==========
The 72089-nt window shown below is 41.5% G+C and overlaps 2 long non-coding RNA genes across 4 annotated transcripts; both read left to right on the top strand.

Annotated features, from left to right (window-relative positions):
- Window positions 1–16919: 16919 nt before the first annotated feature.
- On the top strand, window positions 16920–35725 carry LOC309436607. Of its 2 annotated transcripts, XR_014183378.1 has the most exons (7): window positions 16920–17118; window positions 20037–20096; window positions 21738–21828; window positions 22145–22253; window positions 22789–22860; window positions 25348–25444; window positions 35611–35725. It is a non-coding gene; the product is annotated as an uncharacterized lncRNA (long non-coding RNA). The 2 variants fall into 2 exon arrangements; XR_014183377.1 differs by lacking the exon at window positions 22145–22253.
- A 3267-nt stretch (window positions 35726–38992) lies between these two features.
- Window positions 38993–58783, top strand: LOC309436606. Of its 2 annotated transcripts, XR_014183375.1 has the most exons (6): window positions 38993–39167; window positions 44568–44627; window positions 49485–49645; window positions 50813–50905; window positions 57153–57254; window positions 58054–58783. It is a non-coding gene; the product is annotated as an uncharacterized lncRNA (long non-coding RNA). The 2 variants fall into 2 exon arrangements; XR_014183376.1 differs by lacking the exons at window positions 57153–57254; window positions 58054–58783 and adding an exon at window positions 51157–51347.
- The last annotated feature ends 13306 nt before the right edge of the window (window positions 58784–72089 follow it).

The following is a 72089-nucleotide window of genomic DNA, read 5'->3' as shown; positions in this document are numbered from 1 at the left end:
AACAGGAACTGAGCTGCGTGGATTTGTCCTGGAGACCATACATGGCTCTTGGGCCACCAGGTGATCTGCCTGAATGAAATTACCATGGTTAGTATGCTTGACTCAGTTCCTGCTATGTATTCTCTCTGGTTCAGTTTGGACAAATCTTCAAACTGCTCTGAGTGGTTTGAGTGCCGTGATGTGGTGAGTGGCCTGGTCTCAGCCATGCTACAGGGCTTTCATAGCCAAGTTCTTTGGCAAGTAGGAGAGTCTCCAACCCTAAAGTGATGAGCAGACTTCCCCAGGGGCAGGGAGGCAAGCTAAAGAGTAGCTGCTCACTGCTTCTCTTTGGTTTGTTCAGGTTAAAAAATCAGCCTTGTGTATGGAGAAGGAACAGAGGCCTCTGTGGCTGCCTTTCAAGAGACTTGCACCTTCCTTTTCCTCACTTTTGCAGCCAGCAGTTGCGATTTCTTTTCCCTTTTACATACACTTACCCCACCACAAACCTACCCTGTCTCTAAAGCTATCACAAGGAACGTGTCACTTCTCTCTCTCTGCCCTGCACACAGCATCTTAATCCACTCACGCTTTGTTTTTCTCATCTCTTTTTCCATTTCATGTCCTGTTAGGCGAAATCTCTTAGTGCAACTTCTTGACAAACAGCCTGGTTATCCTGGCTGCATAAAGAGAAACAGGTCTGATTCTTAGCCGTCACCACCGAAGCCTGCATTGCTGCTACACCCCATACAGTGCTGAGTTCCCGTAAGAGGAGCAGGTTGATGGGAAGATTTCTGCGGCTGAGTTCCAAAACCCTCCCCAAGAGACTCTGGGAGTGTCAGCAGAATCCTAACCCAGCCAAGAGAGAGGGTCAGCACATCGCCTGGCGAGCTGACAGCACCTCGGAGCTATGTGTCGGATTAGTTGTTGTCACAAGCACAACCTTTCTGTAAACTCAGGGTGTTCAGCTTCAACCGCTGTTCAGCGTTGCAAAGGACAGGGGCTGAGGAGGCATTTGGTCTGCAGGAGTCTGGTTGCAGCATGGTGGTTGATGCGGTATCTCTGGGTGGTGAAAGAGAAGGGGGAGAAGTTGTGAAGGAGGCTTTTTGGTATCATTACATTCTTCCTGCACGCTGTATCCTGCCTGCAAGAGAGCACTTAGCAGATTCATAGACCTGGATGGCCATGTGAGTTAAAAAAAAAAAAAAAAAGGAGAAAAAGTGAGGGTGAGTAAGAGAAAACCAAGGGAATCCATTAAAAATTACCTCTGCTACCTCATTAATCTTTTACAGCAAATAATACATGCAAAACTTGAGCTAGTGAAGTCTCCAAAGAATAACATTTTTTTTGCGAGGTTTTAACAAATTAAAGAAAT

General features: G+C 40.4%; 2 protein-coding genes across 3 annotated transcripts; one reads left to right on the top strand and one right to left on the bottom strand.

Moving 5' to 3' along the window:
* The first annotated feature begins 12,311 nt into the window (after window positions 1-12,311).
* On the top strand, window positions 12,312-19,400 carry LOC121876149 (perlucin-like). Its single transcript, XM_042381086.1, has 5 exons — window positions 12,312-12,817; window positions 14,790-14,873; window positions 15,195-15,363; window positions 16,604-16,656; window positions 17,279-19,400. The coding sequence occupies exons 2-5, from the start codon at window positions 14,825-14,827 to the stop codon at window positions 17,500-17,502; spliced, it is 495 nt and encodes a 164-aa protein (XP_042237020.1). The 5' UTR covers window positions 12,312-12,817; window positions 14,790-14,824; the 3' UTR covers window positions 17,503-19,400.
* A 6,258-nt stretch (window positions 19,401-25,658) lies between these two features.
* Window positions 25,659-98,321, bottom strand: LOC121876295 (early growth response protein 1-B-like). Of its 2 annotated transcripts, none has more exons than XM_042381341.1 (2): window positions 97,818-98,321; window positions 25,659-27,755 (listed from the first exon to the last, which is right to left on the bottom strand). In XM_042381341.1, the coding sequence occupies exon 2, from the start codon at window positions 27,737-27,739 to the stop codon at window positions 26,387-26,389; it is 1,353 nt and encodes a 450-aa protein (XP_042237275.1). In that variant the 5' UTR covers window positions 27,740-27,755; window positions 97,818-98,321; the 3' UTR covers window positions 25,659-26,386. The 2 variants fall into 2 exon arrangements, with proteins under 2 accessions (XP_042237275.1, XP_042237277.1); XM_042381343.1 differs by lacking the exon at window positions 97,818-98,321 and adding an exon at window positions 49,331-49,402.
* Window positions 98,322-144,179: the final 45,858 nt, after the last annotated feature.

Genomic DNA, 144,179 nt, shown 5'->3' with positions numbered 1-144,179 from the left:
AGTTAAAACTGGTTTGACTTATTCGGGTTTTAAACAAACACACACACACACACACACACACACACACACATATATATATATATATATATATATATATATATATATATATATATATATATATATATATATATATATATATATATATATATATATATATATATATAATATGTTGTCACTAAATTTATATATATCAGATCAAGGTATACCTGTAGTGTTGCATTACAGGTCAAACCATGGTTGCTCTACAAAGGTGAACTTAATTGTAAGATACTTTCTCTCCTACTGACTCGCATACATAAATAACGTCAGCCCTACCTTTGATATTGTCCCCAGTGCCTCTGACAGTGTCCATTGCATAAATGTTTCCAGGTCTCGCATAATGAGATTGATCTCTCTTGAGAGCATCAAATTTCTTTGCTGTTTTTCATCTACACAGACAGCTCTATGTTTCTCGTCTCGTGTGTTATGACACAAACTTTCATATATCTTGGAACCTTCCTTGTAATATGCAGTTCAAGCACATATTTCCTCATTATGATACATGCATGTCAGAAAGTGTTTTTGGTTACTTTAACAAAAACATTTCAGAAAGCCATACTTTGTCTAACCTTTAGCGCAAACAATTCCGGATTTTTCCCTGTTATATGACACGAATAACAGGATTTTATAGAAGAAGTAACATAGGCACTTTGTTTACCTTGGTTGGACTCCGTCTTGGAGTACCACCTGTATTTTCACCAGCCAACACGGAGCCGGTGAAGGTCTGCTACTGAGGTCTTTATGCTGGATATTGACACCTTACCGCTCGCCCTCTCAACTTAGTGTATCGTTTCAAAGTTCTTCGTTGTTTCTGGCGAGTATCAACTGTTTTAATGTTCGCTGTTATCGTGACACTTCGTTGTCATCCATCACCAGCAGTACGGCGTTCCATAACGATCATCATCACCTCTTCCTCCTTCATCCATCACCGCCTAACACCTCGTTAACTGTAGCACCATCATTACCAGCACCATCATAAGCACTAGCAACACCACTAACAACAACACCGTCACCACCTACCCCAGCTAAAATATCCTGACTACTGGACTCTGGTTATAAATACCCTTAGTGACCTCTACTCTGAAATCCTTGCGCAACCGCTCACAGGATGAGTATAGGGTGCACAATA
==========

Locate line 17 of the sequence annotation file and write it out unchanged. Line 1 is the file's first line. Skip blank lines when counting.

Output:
Genomic DNA, 144,179 nt, shown 5'->3' with positions numbered 1-144,179 from the left: